Beth is also a sewing blogger and vlogger and launched her PDF pattern line in 2015 with the Lou Box Top. At 5’11” (180 cm), Beth is a tall sewist and designs her patterns for a height of 5’10” (178 cm). Her patterns go up to bust/hip 58″/147 cm. Don’t worry if you are not that tall, all of her patterns have shorten/lengthen lines so you can easily adjust for your height. She addresses that in this interview, which coves her early sewing experiences as well as her pattern line and YouTube channel, which has more than 9,000 subscribers. As the organizer of the Bay Area Sewists monthly meetups, I asked Beth the following questions, some of which were submitted by members of the group.
When did you start sewing and who taught you to sew?
My mom sewed a little bit so I was aware of the idea of sewing from a young age. I think the first time I actually sewed an object was in a middle school home-ec class. We made lip shaped pillows. In high school, I took a garment sewing elective and really got into making clothes for myself then.
What was the first garment you sewed?
I think it was a pair of boxer style sleep shorts in my high school sewing class. After that, I made dresses and tops using Big 4 patterns.
What is your favorite thing to sew?
It’s really hard to choose a favorite. I tend to have different moods where I want to sew different things. In general though, I like to have an easy, smooth, even fast sewing experience. For example, I don’t really like sewing jeans because they seem to take forever. I’m not the type to try really challenging techniques just for the challenge of it. I’ve gotten to the point in my making where I want to sew things that I know I’m going to wear. So, living in Southern California, that tends to be more swimsuits and dresses than winter coats or blazers.
What classes have you taken in garment construction? Where did you learn?
As I mentioned, I took a year long class in high school. Then, in college I took a semester of costume construction and design. I also took a beginning quilt making course after college which was great for learning precision and rotary cutter skills. From there, it’s mostly been hands-on practice and of course, reading lots of sewing books.
What was the most useful class?
I think they were all valuable and there are things I learned in those classes that I still use to this day. I’ve found that one helpful thing about taking classes is that it can give you a confidence boost to start sewing, in addition to the technical knowledge. That said, I took all of these classes before YouTube existed. The learning opportunities are really different these days.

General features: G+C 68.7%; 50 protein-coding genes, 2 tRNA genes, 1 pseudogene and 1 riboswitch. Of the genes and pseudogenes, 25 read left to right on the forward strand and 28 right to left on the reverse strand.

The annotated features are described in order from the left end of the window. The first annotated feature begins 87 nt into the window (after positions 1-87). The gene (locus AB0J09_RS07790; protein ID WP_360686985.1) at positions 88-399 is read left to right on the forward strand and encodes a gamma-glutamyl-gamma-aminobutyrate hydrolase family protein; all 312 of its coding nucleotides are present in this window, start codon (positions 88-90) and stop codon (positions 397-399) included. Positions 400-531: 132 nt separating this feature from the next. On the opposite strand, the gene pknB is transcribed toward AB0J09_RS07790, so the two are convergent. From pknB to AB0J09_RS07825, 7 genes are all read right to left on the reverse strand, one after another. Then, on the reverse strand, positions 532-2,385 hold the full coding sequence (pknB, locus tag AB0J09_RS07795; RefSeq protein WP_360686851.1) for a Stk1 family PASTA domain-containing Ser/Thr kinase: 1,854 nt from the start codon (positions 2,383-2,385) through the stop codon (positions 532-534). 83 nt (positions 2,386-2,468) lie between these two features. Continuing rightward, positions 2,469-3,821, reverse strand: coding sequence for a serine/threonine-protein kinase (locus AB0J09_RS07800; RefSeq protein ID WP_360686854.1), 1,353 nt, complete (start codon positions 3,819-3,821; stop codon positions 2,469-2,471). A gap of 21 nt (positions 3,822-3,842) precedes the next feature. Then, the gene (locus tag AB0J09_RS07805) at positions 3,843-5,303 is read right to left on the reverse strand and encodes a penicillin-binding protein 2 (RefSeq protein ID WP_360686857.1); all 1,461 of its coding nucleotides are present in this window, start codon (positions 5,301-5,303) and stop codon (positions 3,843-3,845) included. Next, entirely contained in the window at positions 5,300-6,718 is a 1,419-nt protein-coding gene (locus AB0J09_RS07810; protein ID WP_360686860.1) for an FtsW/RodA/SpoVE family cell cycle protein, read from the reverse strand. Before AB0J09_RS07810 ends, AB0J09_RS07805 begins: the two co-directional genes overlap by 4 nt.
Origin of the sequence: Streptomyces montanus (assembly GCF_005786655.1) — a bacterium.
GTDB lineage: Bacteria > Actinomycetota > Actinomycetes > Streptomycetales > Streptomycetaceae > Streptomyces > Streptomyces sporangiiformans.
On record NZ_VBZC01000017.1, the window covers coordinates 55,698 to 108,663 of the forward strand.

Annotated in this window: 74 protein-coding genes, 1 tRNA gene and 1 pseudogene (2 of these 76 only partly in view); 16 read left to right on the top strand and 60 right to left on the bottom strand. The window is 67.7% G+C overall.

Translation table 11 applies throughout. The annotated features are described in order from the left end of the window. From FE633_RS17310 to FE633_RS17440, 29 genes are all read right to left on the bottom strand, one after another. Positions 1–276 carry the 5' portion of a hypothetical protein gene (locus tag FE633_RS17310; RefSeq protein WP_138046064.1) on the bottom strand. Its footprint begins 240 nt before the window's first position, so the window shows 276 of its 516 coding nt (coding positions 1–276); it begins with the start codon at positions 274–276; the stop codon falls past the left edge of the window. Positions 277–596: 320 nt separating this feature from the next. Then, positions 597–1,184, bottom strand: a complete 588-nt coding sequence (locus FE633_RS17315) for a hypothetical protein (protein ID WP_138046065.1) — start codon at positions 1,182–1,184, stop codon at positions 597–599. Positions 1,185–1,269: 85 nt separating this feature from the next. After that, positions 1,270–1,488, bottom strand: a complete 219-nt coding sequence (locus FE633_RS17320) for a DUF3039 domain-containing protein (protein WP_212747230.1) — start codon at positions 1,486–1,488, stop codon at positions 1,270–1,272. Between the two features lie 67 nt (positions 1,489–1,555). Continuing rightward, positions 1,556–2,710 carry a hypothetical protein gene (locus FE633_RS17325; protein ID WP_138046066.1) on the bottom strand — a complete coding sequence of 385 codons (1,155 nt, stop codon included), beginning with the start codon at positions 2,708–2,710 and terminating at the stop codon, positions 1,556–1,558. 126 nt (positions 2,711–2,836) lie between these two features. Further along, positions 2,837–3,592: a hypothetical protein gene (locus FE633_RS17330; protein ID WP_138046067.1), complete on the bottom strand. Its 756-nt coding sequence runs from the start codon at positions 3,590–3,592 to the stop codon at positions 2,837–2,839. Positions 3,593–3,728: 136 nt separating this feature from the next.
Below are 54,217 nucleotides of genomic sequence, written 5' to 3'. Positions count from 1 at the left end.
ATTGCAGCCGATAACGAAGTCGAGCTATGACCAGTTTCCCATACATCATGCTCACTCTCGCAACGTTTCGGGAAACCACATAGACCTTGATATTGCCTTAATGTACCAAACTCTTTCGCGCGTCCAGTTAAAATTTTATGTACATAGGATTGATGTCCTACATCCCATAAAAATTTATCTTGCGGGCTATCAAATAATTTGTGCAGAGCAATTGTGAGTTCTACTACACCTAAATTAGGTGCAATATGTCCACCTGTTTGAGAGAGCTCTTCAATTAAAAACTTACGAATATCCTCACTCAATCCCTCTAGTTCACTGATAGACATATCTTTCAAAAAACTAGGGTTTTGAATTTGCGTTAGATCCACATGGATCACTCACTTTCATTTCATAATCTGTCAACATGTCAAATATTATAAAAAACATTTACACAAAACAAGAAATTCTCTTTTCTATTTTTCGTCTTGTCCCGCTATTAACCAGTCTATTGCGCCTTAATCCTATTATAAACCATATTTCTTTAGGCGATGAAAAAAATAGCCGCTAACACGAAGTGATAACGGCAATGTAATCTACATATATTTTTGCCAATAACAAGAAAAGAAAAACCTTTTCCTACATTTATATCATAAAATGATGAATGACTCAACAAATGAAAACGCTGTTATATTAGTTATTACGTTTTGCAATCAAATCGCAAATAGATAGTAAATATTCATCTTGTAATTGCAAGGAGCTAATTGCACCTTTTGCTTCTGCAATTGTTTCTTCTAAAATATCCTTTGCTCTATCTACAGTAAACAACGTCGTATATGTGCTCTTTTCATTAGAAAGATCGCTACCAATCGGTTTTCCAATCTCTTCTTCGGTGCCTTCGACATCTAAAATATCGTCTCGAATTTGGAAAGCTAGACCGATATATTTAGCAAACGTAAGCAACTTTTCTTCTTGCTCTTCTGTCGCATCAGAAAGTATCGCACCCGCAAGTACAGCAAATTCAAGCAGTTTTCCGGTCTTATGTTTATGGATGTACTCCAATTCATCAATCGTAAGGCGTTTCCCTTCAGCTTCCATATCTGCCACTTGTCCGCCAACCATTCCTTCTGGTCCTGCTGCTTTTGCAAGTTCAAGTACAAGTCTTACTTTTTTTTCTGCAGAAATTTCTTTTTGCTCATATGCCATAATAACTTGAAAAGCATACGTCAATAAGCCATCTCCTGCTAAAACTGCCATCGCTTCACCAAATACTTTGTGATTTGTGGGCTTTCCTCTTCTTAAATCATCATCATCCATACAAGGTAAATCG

Sewing advice & garment construction
What’s the best sewing advice you’ve received?
This is a hard one. Maybe, to change your needle to match your fabric? When I started out, people mostly sewed with woven fabric. I was really scared to sew knits for a long time. My best advice that I learned through practice is to not force the process. If you’re getting tired or frustrated, it’s a good idea to take a break and come back to a project. I’ve found that when I push through, things usually get worse.
What garment construction books do you recommend?
The Reader’s Digest Complete Guide to Sewing is fantastic. I got it for Christmas years ago and at the time I thought it was just not a cool book. But, it’s the one I go back to over and over. I also recommend Wendy Ward’s sewing books. I think she does a great job explaining construction techniques.
Do you have any tips for adjusting or crafting patterns to accommodate a fluctuating body weight?
I tend to wear styles that are oversized or have an elastic waist. Those styles are really forgiving for changing bodies. I actually don’t make a lot of fitted clothing because I prefer to be comfortable. But, one thing I learned about in my costume design class, was that you can make fitted trousers with an extra large seam allowance at the center back and a seam in the waistband at the center back. Then, the trousers are easy to alter for different sizes. Men’s trousers are often made that way.
How did you get started designing patterns?
After I graduated with my degree in graphic design, I got a job doing design work for a very small company that made embroidery designs for home sewing machines. Because I knew how to sew, part of my job ended up being designing projects to go with the embroidery designs. I drafted the patterns, wrote and illustrated the instructions. They were included as pdf’s on a CD-rom. Doing that, I had the idea to make my own patterns to sell on the internet. It took a few years for technology to make it easy to sell pdfs though.
Eventually, in 2014 I released my first pattern, the Lou Box Top. It was a really simple shape and just four sizes. Things have slowly grown from there.
What inspires your patterns?
I mostly design things that I want to wear. Living in LA has definitely influenced those garments to be more warm weather, casual styles. Now that I have ten patterns, I’m thinking a little more about what would go with those patterns. So, for example, I don’t have a pants pattern and would like to do that next year. I’d also like to design an oversized button down shirt because that style is something that I wear often.
How long does it take you to develop a new design? Do you grade your patterns or do you have someone do that for you?